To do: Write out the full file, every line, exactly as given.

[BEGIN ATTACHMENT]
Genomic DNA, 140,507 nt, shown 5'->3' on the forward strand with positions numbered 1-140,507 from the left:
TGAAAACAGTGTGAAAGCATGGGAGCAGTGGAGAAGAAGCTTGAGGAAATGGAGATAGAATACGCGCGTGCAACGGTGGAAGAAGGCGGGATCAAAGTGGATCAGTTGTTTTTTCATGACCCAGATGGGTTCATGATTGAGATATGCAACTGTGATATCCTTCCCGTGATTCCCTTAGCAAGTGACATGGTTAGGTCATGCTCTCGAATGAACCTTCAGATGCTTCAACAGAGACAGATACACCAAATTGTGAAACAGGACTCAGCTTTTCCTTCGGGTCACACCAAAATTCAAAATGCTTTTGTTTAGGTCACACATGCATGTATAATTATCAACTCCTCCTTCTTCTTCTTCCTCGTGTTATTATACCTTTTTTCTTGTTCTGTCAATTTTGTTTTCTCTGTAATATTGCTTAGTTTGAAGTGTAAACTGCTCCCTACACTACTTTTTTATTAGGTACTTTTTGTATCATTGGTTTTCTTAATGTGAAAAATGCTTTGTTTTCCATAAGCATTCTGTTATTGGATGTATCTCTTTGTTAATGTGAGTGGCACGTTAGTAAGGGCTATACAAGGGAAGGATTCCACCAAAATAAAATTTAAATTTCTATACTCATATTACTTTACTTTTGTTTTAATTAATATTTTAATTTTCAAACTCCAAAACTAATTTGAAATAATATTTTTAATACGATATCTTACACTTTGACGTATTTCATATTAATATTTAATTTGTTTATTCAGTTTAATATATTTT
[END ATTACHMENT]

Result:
Genomic DNA, 140,507 nt, shown 5'->3' on the forward strand with positions numbered 1-140,507 from the left:
TGAAAACAGTGTGAAAGCATGGGAGCAGTGGAGAAGAAGCTTGAGGAAATGGAGATAGAATACGCGCGTGCAACGGTGGAAGAAGGCGGGATCAAAGTGGATCAGTTGTTTTTTCATGACCCAGATGGGTTCATGATTGAGATATGCAACTGTGATATCCTTCCCGTGATTCCCTTAGCAAGTGACATGGTTAGGTCATGCTCTCGAATGAACCTTCAGATGCTTCAACAGAGACAGATACACCAAATTGTGAAACAGGACTCAGCTTTTCCTTCGGGTCACACCAAAATTCAAAATGCTTTTGTTTAGGTCACACATGCATGTATAATTATCAACTCCTCCTTCTTCTTCTTCCTCGTGTTATTATACCTTTTTTCTTGTTCTGTCAATTTTGTTTTCTCTGTAATATTGCTTAGTTTGAAGTGTAAACTGCTCCCTACACTACTTTTTTATTAGGTACTTTTTGTATCATTGGTTTTCTTAATGTGAAAAATGCTTTGTTTTCCATAAGCATTCTGTTATTGGATGTATCTCTTTGTTAATGTGAGTGGCACGTTAGTAAGGGCTATACAAGGGAAGGATTCCACCAAAATAAAATTTAAATTTCTATACTCATATTACTTTACTTTTGTTTTAATTAATATTTTAATTTTCAAACTCCAAAACTAATTTGAAATAATATTTTTAATACGATATCTTACACTTTGACGTATTTCATATTAATATTTAATTTGTTTATTCAGTTTAATATATTTT